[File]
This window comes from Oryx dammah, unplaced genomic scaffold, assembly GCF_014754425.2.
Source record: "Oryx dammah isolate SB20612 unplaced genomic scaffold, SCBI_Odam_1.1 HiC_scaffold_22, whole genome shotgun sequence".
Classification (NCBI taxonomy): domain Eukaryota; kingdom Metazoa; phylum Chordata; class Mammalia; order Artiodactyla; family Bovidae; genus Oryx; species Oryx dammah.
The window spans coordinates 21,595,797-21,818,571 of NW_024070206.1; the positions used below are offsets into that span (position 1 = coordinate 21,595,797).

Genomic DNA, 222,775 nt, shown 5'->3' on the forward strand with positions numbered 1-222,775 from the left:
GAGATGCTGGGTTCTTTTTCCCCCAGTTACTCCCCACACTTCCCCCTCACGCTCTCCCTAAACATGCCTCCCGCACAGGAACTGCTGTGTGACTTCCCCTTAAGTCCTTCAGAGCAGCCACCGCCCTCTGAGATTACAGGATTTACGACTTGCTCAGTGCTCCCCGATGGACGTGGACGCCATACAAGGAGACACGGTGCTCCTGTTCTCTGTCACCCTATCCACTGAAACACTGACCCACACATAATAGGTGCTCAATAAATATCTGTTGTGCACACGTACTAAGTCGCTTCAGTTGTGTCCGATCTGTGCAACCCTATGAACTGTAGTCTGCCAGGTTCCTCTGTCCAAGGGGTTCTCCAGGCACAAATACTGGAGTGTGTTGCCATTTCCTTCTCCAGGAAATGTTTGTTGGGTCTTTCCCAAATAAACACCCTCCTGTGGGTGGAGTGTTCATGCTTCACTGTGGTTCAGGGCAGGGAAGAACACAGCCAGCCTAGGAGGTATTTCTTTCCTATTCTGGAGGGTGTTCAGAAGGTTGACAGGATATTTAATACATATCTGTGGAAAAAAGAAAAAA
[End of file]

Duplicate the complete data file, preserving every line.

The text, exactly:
This window comes from Oryx dammah, unplaced genomic scaffold, assembly GCF_014754425.2.
Source record: "Oryx dammah isolate SB20612 unplaced genomic scaffold, SCBI_Odam_1.1 HiC_scaffold_22, whole genome shotgun sequence".
Classification (NCBI taxonomy): domain Eukaryota; kingdom Metazoa; phylum Chordata; class Mammalia; order Artiodactyla; family Bovidae; genus Oryx; species Oryx dammah.
The window spans coordinates 21,595,797-21,818,571 of NW_024070206.1; the positions used below are offsets into that span (position 1 = coordinate 21,595,797).

Genomic DNA, 222,775 nt, shown 5'->3' on the forward strand with positions numbered 1-222,775 from the left:
GAGATGCTGGGTTCTTTTTCCCCCAGTTACTCCCCACACTTCCCCCTCACGCTCTCCCTAAACATGCCTCCCGCACAGGAACTGCTGTGTGACTTCCCCTTAAGTCCTTCAGAGCAGCCACCGCCCTCTGAGATTACAGGATTTACGACTTGCTCAGTGCTCCCCGATGGACGTGGACGCCATACAAGGAGACACGGTGCTCCTGTTCTCTGTCACCCTATCCACTGAAACACTGACCCACACATAATAGGTGCTCAATAAATATCTGTTGTGCACACGTACTAAGTCGCTTCAGTTGTGTCCGATCTGTGCAACCCTATGAACTGTAGTCTGCCAGGTTCCTCTGTCCAAGGGGTTCTCCAGGCACAAATACTGGAGTGTGTTGCCATTTCCTTCTCCAGGAAATGTTTGTTGGGTCTTTCCCAAATAAACACCCTCCTGTGGGTGGAGTGTTCATGCTTCACTGTGGTTCAGGGCAGGGAAGAACACAGCCAGCCTAGGAGGTATTTCTTTCCTATTCTGGAGGGTGTTCAGAAGGTTGACAGGATATTTAATACATATCTGTGGAAAAAAGAAAAAA